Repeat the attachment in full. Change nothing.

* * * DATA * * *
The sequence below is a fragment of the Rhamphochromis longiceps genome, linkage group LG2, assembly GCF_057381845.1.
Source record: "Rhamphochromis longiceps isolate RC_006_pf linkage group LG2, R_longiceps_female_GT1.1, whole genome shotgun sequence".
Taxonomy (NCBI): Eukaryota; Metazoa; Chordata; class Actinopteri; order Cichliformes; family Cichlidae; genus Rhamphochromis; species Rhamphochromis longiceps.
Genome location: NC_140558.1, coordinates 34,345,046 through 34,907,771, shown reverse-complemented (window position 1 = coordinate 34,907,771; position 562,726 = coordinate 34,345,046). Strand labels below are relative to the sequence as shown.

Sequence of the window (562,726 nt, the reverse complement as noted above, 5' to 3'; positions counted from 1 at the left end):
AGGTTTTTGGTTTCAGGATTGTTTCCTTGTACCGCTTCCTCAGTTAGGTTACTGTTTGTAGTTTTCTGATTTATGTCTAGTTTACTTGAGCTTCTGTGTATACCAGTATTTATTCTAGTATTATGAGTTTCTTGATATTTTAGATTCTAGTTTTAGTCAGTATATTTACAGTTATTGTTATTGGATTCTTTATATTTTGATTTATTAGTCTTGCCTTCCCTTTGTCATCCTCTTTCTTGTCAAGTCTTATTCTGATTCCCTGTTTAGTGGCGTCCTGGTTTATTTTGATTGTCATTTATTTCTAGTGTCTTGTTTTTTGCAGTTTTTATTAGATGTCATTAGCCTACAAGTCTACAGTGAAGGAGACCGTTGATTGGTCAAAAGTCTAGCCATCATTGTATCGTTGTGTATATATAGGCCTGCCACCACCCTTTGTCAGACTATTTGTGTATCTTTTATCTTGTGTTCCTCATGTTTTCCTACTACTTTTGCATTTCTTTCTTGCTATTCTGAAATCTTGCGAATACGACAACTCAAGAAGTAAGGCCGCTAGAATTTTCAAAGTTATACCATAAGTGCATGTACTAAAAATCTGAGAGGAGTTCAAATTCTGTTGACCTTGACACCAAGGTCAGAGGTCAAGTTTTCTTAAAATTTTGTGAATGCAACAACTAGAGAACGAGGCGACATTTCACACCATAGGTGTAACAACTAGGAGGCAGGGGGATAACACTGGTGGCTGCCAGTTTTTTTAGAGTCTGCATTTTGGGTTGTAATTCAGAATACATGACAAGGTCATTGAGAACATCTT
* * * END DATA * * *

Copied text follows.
The sequence below is a fragment of the Rhamphochromis longiceps genome, linkage group LG2, assembly GCF_057381845.1.
Source record: "Rhamphochromis longiceps isolate RC_006_pf linkage group LG2, R_longiceps_female_GT1.1, whole genome shotgun sequence".
Taxonomy (NCBI): Eukaryota; Metazoa; Chordata; class Actinopteri; order Cichliformes; family Cichlidae; genus Rhamphochromis; species Rhamphochromis longiceps.
Genome location: NC_140558.1, coordinates 34,345,046 through 34,907,771, shown reverse-complemented (window position 1 = coordinate 34,907,771; position 562,726 = coordinate 34,345,046). Strand labels below are relative to the sequence as shown.

Sequence of the window (562,726 nt, the reverse complement as noted above, 5' to 3'; positions counted from 1 at the left end):
AGGTTTTTGGTTTCAGGATTGTTTCCTTGTACCGCTTCCTCAGTTAGGTTACTGTTTGTAGTTTTCTGATTTATGTCTAGTTTACTTGAGCTTCTGTGTATACCAGTATTTATTCTAGTATTATGAGTTTCTTGATATTTTAGATTCTAGTTTTAGTCAGTATATTTACAGTTATTGTTATTGGATTCTTTATATTTTGATTTATTAGTCTTGCCTTCCCTTTGTCATCCTCTTTCTTGTCAAGTCTTATTCTGATTCCCTGTTTAGTGGCGTCCTGGTTTATTTTGATTGTCATTTATTTCTAGTGTCTTGTTTTTTGCAGTTTTTATTAGATGTCATTAGCCTACAAGTCTACAGTGAAGGAGACCGTTGATTGGTCAAAAGTCTAGCCATCATTGTATCGTTGTGTATATATAGGCCTGCCACCACCCTTTGTCAGACTATTTGTGTATCTTTTATCTTGTGTTCCTCATGTTTTCCTACTACTTTTGCATTTCTTTCTTGCTATTCTGAAATCTTGCGAATACGACAACTCAAGAAGTAAGGCCGCTAGAATTTTCAAAGTTATACCATAAGTGCATGTACTAAAAATCTGAGAGGAGTTCAAATTCTGTTGACCTTGACACCAAGGTCAGAGGTCAAGTTTTCTTAAAATTTTGTGAATGCAACAACTAGAGAACGAGGCGACATTTCACACCATAGGTGTAACAACTAGGAGGCAGGGGGATAACACTGGTGGCTGCCAGTTTTTTTAGAGTCTGCATTTTGGGTTGTAATTCAGAATACATGACAAGGTCATTGAGAACATCTT